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Patriotism: 1,000 students camp in Gaddafi barracks

At least 1000 students from universities and institutions of higher learning are camped in Gaddafi military barracks in Jinja, attending a month long training in patriotism, The Observer has learnt.

Sources familiar with the course, say the training started at the weekend (Saturday) and is being organised by the National Patriotism Corps-Uganda. It will focus largely on encouraging students to become a better breed of enlightened citizens, committed to national service, among other objectives.

“We received messages last month and on Friday we travelled to Jinja where the training is taking place,” said one of the students attending the training.

The students will learn positive attributes about their country through acquainting themselves with Uganda’s political history, milestones that have been achieved so far in the country, the country’s economic status and its challenges. The students will also be taught to appreciate how they can help transform the country.

“Based on the agenda that we were given, we expect to learn how to become good Ugandans who can live independently and help our communities and the country at large through the education we are acquiring at universities,” a student from Kampala International University, who declined to be named, told The Observer.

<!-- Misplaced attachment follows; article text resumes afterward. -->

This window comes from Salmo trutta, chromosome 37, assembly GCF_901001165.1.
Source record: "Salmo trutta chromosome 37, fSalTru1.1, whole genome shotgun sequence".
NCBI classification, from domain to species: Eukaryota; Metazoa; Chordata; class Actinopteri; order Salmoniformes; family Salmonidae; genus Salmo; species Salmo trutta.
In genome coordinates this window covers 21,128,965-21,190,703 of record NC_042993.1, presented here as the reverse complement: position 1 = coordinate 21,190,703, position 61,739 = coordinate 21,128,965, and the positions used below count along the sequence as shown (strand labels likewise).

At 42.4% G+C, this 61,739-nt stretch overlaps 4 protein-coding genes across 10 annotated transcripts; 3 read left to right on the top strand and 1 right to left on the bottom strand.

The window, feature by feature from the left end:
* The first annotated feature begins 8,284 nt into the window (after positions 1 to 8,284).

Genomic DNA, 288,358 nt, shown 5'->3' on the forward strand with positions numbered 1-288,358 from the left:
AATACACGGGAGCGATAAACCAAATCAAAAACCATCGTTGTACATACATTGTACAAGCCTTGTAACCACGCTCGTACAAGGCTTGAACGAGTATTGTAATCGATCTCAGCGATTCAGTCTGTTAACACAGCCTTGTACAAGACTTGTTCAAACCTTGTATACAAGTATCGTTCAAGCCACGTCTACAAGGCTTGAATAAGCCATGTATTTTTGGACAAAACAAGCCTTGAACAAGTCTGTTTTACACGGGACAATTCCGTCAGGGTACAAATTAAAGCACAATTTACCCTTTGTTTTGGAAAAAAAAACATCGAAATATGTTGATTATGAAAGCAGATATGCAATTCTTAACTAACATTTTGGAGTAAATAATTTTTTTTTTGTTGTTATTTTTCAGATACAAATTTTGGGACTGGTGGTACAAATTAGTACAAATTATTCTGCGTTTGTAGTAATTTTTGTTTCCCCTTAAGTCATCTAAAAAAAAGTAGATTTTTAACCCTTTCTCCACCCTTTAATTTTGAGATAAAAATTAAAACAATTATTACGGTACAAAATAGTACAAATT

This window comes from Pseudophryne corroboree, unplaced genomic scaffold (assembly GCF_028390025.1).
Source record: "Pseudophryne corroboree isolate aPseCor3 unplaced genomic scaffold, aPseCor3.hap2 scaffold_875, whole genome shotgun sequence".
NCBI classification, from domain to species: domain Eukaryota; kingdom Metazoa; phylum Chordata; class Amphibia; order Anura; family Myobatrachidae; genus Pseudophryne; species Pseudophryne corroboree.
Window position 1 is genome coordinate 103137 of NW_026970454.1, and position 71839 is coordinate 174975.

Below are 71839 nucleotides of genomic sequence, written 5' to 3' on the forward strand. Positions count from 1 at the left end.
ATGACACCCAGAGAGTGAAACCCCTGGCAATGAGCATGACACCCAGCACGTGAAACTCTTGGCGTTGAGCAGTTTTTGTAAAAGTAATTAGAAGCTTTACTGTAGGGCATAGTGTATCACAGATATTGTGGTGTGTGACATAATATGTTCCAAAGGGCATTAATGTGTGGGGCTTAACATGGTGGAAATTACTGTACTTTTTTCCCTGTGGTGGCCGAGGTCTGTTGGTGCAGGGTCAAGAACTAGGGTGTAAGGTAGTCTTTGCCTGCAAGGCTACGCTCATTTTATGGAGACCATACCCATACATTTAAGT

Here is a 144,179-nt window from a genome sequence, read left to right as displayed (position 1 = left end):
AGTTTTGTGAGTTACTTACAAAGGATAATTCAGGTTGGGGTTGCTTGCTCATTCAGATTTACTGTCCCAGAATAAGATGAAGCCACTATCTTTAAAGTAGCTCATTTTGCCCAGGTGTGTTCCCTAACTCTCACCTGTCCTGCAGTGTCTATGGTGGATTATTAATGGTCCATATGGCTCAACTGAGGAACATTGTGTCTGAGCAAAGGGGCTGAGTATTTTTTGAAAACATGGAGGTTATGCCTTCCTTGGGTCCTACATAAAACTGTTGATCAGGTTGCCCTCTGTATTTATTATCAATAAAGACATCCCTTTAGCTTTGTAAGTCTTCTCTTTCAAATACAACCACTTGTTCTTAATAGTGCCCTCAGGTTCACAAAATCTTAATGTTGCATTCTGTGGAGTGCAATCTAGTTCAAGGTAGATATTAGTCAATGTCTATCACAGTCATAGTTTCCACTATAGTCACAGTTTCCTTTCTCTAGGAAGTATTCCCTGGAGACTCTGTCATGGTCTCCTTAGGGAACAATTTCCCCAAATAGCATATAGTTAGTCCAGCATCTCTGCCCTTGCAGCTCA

When contacted on Saturday, Marlon Manzi, an Engineering student at Makerere University and also head of the Patriotism Club at the same university, told The Observer that he mobilised the students to attend the training so that they can become better citizens. “I have attended these trainings since my secondary school days and I have found out that the training is good for ideological orientation for whoever wants to become a better citizen,” he said.

The National Patriotism Corps-Uganda is a programme which was established under the office of the president as an initiative to teach Ugandans how to love their country and become patriotic.

The programme, which is currently headed by Col Henry Matsiko, was launched by President Museveni in 2009 as a new strategic national programme to “Inculcate norms and values of patriotism in students and youth in all secondary schools, universities as well as institutions of higher learning. Since its launch, different patriotism clubs have been established in secondary schools and universities all over the country. According to the available records, the campaign’s operations derive its funding from the State House budget.

However, some critics of the programme claim it is a waste of taxpayers’ money since it is aimed at indoctrinating youthful Ugandans with NRM political propaganda instead of national interests.

“The lessons taught by these people are not genuine. They are only teaching young students how past leaders were bad and how Museveni is a good leader. All this combined, shows that they have a hidden political agenda,” said the Masaka Municipality MP, Mathias Mpuuga.

Mpuuga adds that by targeting the youth, the president is focused on getting their votes since they make the biggest percentage of voters. “He is shaping their political culture and perception so that if they are to make choices, they look at Museveni as the only alternative, which is a lie,” he said.

According to Mpuuga who also coordinates a civil society movement dubbed; For God and my Country, patriotism cannot be taught by those who have made people lose the love for this country. “Those in power should first take the blame for having looted the country’s resources, failed to bring social services to the people and bad governance which have primarily been responsible for the waning patriotism among the citizenry,” Mpuuga said.

skakaire@observer.ug

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